Brian Trevor Griffiths, often known as BTG, was born in Woking, Surrey, on 29 September 1930 and educated at Woking Grammar School before studying French at the University of Nottingham (1948-52). He became an accomplished flyer there and, after national service in the Royal Air Force, took up a commission as a serving officer in the education wing.
Although Mr Griffiths spent most of his 21 years in the RAF delivering University of London degree courses in French at the Cranwell staff college in Lincolnshire, he also taught in Hong Kong and had two three-year postings to France, at the Nato HQ in Fontainebleau (1960-63) and at the École de l’Air in Salon-de-Provence (1970-73). It was only when he retired from the air force with the rank of wing commander in 1973 that he began a second career as an academic. Appointed a lecturer in French at the University of Bradford, he became the driving force behind the postgraduate diploma in interpreting and translation.
It was under his leadership that the university developed what became known as the “Bradford method”, which integrated vocational training in interpreting and translation into hitherto literature-based language programmes.
Two interpreting laboratories were used for simulated multilingual conferences, where trainees could hone their skills as consecutive and simultaneous interpreters. Over the following decades, more than 300 Bradford graduates found employment in the United Nations, European Union and other international institutions.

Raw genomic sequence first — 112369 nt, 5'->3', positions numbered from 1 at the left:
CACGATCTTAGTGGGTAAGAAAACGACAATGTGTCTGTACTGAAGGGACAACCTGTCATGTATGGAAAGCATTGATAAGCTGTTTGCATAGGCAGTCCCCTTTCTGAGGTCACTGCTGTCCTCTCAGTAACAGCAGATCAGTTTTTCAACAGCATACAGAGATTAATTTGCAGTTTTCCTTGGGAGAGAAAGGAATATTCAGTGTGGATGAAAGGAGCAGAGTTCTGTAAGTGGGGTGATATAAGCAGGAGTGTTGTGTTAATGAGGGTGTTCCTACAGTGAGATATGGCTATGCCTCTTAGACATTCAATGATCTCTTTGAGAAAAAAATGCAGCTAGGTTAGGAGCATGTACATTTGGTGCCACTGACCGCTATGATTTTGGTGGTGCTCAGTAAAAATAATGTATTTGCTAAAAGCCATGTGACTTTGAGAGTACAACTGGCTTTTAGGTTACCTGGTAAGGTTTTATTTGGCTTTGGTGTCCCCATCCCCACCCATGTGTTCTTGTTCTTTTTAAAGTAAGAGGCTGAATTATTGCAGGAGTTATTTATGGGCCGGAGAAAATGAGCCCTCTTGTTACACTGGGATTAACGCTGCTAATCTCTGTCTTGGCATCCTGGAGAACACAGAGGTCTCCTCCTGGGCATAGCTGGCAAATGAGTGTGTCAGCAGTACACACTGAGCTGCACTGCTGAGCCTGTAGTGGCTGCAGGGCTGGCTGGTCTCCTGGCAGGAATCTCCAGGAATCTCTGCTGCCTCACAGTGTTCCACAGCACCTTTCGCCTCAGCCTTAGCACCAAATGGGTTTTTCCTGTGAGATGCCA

“Brian Griffiths played a unique role in establishing interpreting as an intellectual and vocational skill in this country,” recalls John Russell, emeritus professor of Russian and security studies at Bradford. “He helped set the very highest standards that, due to the short-sighted policies of successive governments towards modern languages, fewer and fewer British graduates are able to meet.”
After retiring from Bradford as a senior lecturer in 1997, Mr Griffiths continued to teach on the diploma course, although the very success of the “Bradford method” meant that it was widely adopted elsewhere and the diploma was eventually closed down in its home university in 2008. He also devoted more of his efforts to the training of interpreters for the EU and its institutions in the accession countries, especially in the Baltic and Balkans.
Mr Griffiths died of cancer on 1 January and is survived by his wife, Jean, three children and three grandchildren.